[4] Evolutionary biologist Guy McPherson, quoted in Dahr Jamail, “Are We Falling Off the Climate Precipice? Scientists Consider Extinction,” 22 December 2013,

[5] The Invisible Committee, To Our Friends (Los Angeles: Semiotext(e), 2015), 32.

[6] Ibid.

[7] Ibid., 32–33.

[8] This modest conception of scientific inquiry has a strong affinity with McKenzie Wark’s persuasive reading of Alexander Bogdanov’s vision of science; see Wark, Molecular Red, 3–61.

[9] On experimental cultures in science, see the conversation with Peter Galison in this volume; see also Peter Galison, Image and Logic: A Material Culture of Microphysics (Chicago and London: University of Chicago Press, 1997), and Peter Galison, How Experiments End (Chicago and London: University of Chicago Press, 1987).

[10] Gloria Meynen, “Think Small,” Grain, Vapor, Ray: Textures of the Anthropocene, ed. Katrin Klingan, Ashkan Sepahvand, Christoph Rosol, and Bernd M. Scherer (Cambridge, MA: MIT Press, 2015), 64.

[11] See smudge studio (Jamie Kruse & Elizabeth Ellsworth) in this volume.

[12] This discussion of numeracy is completely indebted to the work of Visvanathan. See especially Shiv Visvanathan, “Between Cosmology and System: The Heuristics of Dissenting Imagination,” in Another Knowledge is Possible: Beyond Northern Epistemologies, ed. Boaventura de Sousa Santos (London and New York: Verso, 2008), 182–218; and Shiv Visvanathan, “From the Annals of the Laboratory State,” Alternatives 12 (1987): 37–59; a special thanks to Nabil Ahmed for sharing these works at an early stage of research for this book.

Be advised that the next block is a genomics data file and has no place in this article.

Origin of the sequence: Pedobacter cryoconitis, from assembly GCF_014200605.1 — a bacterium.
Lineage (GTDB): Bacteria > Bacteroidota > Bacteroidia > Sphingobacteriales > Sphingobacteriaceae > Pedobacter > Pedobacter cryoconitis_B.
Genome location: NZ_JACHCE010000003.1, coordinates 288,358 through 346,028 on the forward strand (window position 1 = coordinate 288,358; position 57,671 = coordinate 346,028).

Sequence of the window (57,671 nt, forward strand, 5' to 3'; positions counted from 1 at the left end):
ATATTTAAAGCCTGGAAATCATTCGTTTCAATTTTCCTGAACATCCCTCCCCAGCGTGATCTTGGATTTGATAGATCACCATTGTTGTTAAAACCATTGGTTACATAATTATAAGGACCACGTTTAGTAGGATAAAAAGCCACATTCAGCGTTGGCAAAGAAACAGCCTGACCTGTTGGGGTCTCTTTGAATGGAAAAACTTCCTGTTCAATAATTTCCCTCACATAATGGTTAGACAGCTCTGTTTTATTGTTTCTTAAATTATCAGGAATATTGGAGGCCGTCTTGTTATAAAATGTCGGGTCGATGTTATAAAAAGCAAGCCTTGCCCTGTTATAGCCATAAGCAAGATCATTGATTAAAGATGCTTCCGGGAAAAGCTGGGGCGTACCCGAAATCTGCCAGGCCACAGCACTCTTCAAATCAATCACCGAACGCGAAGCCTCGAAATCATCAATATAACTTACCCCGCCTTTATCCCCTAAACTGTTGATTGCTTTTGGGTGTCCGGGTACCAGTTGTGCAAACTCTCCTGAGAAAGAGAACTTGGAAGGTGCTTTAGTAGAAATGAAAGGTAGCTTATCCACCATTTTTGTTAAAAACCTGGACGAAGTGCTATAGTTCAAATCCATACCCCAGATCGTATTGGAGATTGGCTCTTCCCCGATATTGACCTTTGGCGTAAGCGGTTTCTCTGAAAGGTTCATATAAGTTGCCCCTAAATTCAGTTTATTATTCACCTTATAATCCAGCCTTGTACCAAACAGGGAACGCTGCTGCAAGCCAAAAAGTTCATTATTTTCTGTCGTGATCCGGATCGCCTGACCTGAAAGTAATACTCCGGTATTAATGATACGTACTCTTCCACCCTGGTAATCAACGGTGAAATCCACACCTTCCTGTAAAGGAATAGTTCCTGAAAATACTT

[13] Visvanathan, “Between Cosmology and System,” 213. 91

[14] Ibid., 214.

[15] Ibid.

[16] Ibid., 190.

[17] Boaventura de Sousa Santos, João Arriscado Nunes, and Maria Paula Meneses, “Opening Up the Canon of Knowledge and Recognition of Difference,” in Another Knowledge Is Possible: Beyond Northern Epistemologies, ed. Boaventura de Sousa Santos (London and New York: Verso, 2008), xx.

[18] Ibid., xxxi. On pragmatism, rationality, and art, see Giraud and Soulard in this volume.

[19] The Invisible Committee, To Our Friends, 95.

[20] Ibid., 96.